Hawaii Leaders Urge CEO to Cease Use of the Native Hawaiian Word Hula
In defense of the cultural practice and intellectual property of Native Hawaiians, two leading state organizations on Hawaiian affairs are asking the creator of an app that helps people get tested for STDs to stop using and branding the word “Hula.”
The app, which at one point used marketing phrases as “it helps you get lei’d,” connects users to various STD testing facilities and promotes itself as the new platform to have discussions about STD.
The letter, signed by members of the Hawaii State Senate Hawaiian Affairs Caucus and the Office of Hawaiian Affairs (OHA), is addressed to the chief executive office of Qpid.me, Inc., Ramin Bastani, and identifies two key issues that are of concern:
- Hula is a sacred Native Hawaiian cultural expression and important cultural property;
- Naming a commercial product after a Native Hawaiian sacred cultural expression without meaningful consultation is inconsistent with state, international, and the Native Hawaiian people’s policies.
Although recognizing and appreciating the efforts of the company to support STD awareness and prevention, the letter also notes that the use of word “Hula” is hewa (or wrong) because it “represents a highly insensitive, tactless and inappropriate misappropriation of a culturally sacred and cherished practice.”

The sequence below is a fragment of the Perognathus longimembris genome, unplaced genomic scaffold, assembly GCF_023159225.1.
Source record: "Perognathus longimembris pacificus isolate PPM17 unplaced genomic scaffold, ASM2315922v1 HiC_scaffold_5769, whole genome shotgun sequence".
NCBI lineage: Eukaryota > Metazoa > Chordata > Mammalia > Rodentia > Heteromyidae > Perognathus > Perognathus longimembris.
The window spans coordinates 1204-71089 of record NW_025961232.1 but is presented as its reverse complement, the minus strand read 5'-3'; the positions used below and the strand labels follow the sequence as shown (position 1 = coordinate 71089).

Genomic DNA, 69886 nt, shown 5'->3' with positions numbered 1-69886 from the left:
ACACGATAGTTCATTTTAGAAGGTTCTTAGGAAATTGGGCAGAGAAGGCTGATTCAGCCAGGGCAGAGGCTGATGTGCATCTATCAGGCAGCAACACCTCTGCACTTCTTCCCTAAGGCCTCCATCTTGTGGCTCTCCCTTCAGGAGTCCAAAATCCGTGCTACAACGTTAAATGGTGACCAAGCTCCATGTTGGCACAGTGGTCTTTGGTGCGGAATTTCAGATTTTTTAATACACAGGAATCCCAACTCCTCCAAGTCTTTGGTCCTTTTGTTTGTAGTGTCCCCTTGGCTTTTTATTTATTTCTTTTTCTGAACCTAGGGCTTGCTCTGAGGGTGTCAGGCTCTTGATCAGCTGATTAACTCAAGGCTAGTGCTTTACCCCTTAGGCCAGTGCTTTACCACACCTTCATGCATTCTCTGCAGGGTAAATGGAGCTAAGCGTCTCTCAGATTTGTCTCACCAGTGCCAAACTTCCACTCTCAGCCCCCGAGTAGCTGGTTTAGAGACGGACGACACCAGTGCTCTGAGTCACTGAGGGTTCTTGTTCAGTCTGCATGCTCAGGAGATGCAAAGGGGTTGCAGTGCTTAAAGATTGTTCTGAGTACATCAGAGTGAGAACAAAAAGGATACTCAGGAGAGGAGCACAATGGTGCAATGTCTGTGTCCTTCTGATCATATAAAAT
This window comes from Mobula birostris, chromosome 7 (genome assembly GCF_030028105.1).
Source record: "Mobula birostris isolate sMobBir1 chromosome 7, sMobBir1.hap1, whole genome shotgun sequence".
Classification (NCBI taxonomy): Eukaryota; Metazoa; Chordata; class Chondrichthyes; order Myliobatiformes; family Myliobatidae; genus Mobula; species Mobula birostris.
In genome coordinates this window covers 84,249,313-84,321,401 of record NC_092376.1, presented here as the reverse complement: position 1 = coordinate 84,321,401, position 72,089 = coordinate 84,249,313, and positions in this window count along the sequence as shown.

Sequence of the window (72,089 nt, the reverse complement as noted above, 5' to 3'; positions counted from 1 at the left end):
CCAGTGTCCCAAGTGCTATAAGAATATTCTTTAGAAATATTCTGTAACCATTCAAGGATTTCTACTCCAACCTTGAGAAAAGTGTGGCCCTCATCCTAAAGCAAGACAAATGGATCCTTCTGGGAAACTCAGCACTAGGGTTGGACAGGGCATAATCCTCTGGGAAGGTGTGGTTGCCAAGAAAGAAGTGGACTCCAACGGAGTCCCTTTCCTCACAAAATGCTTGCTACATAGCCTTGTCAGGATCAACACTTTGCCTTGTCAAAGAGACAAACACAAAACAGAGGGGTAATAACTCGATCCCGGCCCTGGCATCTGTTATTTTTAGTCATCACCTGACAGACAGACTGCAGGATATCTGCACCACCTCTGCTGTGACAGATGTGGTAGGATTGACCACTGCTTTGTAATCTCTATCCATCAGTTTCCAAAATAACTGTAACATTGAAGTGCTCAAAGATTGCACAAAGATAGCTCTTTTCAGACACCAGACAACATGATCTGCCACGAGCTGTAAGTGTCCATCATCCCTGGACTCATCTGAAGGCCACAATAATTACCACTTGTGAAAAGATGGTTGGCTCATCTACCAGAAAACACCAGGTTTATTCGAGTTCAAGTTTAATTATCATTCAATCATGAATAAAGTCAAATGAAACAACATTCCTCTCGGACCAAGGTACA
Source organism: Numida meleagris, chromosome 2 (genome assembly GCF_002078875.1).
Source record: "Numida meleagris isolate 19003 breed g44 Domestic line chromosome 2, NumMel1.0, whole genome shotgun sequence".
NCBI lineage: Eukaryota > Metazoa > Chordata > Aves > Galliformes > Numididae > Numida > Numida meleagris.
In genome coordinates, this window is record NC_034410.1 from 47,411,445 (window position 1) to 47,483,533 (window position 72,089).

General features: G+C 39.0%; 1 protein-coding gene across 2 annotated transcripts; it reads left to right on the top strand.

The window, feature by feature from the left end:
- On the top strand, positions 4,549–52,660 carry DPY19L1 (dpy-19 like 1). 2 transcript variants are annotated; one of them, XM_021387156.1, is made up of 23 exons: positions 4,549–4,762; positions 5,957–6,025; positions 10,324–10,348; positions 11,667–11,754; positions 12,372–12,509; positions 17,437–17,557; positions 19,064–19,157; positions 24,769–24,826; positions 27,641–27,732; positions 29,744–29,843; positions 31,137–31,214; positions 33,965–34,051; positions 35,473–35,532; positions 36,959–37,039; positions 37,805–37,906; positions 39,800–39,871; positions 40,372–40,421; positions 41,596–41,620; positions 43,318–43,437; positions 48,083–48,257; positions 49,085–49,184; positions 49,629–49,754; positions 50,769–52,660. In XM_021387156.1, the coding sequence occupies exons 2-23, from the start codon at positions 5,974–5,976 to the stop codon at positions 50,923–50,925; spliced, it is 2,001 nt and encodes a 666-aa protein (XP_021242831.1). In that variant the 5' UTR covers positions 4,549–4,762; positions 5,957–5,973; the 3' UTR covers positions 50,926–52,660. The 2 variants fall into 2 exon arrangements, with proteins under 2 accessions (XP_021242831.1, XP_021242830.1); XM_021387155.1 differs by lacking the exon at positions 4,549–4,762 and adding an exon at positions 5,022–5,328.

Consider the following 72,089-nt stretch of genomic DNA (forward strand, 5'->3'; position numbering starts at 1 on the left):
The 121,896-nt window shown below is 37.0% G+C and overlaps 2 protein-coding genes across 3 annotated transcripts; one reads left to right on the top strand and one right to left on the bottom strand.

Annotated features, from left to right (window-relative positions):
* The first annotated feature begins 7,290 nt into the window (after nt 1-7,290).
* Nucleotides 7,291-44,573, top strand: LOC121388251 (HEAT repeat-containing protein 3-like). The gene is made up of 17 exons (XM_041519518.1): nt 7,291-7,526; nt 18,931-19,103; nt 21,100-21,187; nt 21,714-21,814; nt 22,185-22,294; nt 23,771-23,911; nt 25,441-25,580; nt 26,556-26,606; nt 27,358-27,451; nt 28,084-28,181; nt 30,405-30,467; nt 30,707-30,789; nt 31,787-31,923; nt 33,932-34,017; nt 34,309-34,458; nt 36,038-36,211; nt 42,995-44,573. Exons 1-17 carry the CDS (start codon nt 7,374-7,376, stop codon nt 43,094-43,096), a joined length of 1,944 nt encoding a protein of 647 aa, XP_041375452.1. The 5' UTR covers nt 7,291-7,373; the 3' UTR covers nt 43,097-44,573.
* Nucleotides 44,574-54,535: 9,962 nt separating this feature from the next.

“It’s unfortunate some think that it’s okay to throw culturally-meaningful expressions around without thinking about the group of people it may affect. Hula is a sacred dance that Native Hawaiians cherish,” said Senator Malama Solomon. “As Hawaiians it is our kuleana (or responsibility) to protect our cultural traditions. We don’t want to see continued disrespectful and inappropriate commodification of our culture.”
According to the letter, hula remains an important medium for the perpetuation and preservation of Native Hawaiian history and culture, and continues to be vital for the mental, physical and spiritual health of individuals as well as the Native Hawaiian Community.
The Hawaii State Constitution recognizes and protects Native Hawaiian traditional and customary rights, including cultural expressions and practices such as hula. The state legislature has also affirmed “that the Native Hawaiian people are recognized as indigenous, traditional knowledge holders and they have collective intellectual property rights. Additionally, the United States supports the United Nations Declaration on the Rights of Indigenous Peoples (“UNDRIP”), which confers upon indigenous peoples the right to maintain and control traditional knowledge, cultural traditions and intellectual property relating to their cultural heritage, traditional knowledge and traditional cultural expression and manifestations.
Senators who signed the letter include: Senators Malama Solomon, Committee on Water and Land; Brickwood Galuteria, Senate Majority Leader; Clayton Hee, Judiciary Committee; J. Kalani English, Transportation and International Affairs Chair; Maile Shimabukuro, Hawaiian Affairs Committee Chair; Gilbert Kahele, Tourism Committee Chair and Michelle Kidani; Ways and Means Committee Vice Chair.
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To read the full letter, click here: Hawaiian Affairs Caucus Letter to Qpid.mePosted by Hawaii Senate Majority Caucus | 0 comments